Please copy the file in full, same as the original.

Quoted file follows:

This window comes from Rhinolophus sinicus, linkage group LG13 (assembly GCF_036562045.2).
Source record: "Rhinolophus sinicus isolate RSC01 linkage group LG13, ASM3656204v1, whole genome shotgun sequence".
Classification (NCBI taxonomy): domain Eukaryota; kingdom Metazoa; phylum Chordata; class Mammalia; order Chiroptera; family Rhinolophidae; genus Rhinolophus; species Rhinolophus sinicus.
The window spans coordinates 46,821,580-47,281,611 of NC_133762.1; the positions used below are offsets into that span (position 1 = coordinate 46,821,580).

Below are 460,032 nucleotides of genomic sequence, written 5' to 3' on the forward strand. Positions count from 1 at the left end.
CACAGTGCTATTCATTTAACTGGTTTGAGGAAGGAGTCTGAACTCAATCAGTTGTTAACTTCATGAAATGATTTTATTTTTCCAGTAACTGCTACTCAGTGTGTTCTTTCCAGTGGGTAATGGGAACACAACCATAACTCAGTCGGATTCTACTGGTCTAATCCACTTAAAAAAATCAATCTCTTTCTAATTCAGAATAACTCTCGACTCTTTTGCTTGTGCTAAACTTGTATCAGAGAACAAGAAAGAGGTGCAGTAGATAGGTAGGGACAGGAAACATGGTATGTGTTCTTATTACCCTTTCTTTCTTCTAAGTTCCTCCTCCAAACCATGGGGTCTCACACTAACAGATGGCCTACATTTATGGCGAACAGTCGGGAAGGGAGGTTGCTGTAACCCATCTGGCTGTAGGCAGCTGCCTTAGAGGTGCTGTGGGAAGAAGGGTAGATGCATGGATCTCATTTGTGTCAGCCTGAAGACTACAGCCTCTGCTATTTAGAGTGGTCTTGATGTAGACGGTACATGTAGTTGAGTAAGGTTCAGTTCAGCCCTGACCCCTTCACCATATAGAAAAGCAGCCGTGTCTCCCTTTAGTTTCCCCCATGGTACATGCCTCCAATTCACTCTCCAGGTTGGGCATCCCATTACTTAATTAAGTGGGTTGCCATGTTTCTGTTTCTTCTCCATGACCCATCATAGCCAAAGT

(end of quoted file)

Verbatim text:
This window comes from Rhinolophus sinicus, linkage group LG13 (assembly GCF_036562045.2).
Source record: "Rhinolophus sinicus isolate RSC01 linkage group LG13, ASM3656204v1, whole genome shotgun sequence".
Classification (NCBI taxonomy): domain Eukaryota; kingdom Metazoa; phylum Chordata; class Mammalia; order Chiroptera; family Rhinolophidae; genus Rhinolophus; species Rhinolophus sinicus.
The window spans coordinates 46,821,580-47,281,611 of NC_133762.1; the positions used below are offsets into that span (position 1 = coordinate 46,821,580).

Below are 460,032 nucleotides of genomic sequence, written 5' to 3' on the forward strand. Positions count from 1 at the left end.
CACAGTGCTATTCATTTAACTGGTTTGAGGAAGGAGTCTGAACTCAATCAGTTGTTAACTTCATGAAATGATTTTATTTTTCCAGTAACTGCTACTCAGTGTGTTCTTTCCAGTGGGTAATGGGAACACAACCATAACTCAGTCGGATTCTACTGGTCTAATCCACTTAAAAAAATCAATCTCTTTCTAATTCAGAATAACTCTCGACTCTTTTGCTTGTGCTAAACTTGTATCAGAGAACAAGAAAGAGGTGCAGTAGATAGGTAGGGACAGGAAACATGGTATGTGTTCTTATTACCCTTTCTTTCTTCTAAGTTCCTCCTCCAAACCATGGGGTCTCACACTAACAGATGGCCTACATTTATGGCGAACAGTCGGGAAGGGAGGTTGCTGTAACCCATCTGGCTGTAGGCAGCTGCCTTAGAGGTGCTGTGGGAAGAAGGGTAGATGCATGGATCTCATTTGTGTCAGCCTGAAGACTACAGCCTCTGCTATTTAGAGTGGTCTTGATGTAGACGGTACATGTAGTTGAGTAAGGTTCAGTTCAGCCCTGACCCCTTCACCATATAGAAAAGCAGCCGTGTCTCCCTTTAGTTTCCCCCATGGTACATGCCTCCAATTCACTCTCCAGGTTGGGCATCCCATTACTTAATTAAGTGGGTTGCCATGTTTCTGTTTCTTCTCCATGACCCATCATAGCCAAAGT